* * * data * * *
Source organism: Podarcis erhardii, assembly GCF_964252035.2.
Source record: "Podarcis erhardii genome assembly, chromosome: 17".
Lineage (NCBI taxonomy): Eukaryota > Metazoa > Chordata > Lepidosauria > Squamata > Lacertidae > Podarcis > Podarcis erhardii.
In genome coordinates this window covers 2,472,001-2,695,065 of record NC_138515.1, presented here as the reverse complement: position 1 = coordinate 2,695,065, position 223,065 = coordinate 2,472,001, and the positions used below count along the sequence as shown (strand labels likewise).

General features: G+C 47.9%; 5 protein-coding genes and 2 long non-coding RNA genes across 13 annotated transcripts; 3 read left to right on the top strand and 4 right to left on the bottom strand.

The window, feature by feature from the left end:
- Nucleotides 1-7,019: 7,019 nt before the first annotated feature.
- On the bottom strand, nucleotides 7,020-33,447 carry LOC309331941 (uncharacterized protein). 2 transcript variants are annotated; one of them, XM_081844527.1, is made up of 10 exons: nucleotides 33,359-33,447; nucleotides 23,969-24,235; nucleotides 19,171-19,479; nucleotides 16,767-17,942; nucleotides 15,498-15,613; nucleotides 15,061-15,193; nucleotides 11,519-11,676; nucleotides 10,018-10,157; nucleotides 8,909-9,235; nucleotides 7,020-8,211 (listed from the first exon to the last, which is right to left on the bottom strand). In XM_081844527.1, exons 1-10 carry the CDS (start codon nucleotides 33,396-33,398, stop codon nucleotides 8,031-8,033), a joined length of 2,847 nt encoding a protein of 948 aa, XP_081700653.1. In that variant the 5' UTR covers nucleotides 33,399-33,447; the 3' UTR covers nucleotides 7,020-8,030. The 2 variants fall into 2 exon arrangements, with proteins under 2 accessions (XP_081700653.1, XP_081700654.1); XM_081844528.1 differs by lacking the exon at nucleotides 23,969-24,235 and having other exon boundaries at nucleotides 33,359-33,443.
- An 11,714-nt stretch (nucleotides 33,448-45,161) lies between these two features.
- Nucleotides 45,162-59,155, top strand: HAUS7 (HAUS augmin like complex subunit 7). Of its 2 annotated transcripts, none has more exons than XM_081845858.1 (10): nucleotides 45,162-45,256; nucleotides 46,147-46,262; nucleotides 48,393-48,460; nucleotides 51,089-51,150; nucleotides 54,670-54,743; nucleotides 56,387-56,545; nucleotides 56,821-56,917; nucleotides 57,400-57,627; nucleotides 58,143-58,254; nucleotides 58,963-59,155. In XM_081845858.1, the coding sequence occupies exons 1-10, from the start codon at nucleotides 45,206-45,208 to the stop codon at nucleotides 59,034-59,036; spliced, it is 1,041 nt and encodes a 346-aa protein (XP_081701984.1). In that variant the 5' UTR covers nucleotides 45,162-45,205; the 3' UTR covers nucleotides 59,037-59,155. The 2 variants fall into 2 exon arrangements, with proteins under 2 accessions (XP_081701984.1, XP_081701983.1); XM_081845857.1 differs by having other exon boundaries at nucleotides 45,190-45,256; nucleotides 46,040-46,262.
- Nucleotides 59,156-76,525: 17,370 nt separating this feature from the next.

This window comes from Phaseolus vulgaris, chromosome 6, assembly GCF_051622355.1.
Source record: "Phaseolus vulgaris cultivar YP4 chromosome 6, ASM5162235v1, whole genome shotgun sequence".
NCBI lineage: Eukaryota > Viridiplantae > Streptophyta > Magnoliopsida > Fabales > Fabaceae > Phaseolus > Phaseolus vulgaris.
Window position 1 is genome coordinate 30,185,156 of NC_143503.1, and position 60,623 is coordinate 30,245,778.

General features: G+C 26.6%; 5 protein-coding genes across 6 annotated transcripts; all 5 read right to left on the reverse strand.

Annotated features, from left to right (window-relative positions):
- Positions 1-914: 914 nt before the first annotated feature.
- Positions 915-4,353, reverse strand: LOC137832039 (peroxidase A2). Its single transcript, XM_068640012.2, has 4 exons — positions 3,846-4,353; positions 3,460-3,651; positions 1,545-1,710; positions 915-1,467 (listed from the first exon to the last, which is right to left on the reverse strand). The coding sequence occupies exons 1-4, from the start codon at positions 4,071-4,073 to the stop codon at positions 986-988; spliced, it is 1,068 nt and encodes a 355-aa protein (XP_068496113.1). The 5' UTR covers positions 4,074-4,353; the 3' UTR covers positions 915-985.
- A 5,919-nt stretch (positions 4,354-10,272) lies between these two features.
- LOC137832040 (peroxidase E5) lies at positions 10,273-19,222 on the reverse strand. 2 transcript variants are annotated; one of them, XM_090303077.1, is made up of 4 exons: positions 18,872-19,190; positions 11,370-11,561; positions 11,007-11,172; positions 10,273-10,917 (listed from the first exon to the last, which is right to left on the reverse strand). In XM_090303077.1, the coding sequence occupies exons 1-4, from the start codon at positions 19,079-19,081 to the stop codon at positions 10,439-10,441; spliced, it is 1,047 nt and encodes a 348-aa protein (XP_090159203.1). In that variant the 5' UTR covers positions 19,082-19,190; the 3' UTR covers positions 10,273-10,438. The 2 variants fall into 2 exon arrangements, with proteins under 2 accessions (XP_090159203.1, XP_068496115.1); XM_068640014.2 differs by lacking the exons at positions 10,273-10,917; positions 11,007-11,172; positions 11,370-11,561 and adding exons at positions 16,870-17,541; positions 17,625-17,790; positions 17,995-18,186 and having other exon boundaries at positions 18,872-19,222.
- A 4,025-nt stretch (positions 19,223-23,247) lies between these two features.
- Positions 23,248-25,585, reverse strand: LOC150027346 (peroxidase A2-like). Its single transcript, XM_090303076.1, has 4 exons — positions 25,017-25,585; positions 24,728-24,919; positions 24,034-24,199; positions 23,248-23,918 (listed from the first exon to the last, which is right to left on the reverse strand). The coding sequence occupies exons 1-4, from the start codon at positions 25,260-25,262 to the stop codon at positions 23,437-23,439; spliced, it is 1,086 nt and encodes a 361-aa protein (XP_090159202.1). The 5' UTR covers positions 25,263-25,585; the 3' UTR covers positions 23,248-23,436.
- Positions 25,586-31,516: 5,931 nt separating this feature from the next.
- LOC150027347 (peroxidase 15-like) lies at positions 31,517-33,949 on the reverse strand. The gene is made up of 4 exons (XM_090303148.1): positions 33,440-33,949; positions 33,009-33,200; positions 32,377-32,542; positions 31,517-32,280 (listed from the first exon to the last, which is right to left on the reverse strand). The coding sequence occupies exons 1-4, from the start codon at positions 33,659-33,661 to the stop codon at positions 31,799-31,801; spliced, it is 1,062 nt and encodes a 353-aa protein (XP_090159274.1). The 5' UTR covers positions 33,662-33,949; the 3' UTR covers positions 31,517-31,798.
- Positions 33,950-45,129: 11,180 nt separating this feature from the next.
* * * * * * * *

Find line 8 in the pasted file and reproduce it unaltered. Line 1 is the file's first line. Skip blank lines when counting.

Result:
- On the bottom strand, nucleotides 7,020-33,447 carry LOC309331941 (uncharacterized protein). 2 transcript variants are annotated; one of them, XM_081844527.1, is made up of 10 exons: nucleotides 33,359-33,447; nucleotides 23,969-24,235; nucleotides 19,171-19,479; nucleotides 16,767-17,942; nucleotides 15,498-15,613; nucleotides 15,061-15,193; nucleotides 11,519-11,676; nucleotides 10,018-10,157; nucleotides 8,909-9,235; nucleotides 7,020-8,211 (listed from the first exon to the last, which is right to left on the bottom strand). In XM_081844527.1, exons 1-10 carry the CDS (start codon nucleotides 33,396-33,398, stop codon nucleotides 8,031-8,033), a joined length of 2,847 nt encoding a protein of 948 aa, XP_081700653.1. In that variant the 5' UTR covers nucleotides 33,399-33,447; the 3' UTR covers nucleotides 7,020-8,030. The 2 variants fall into 2 exon arrangements, with proteins under 2 accessions (XP_081700653.1, XP_081700654.1); XM_081844528.1 differs by lacking the exon at nucleotides 23,969-24,235 and having other exon boundaries at nucleotides 33,359-33,443.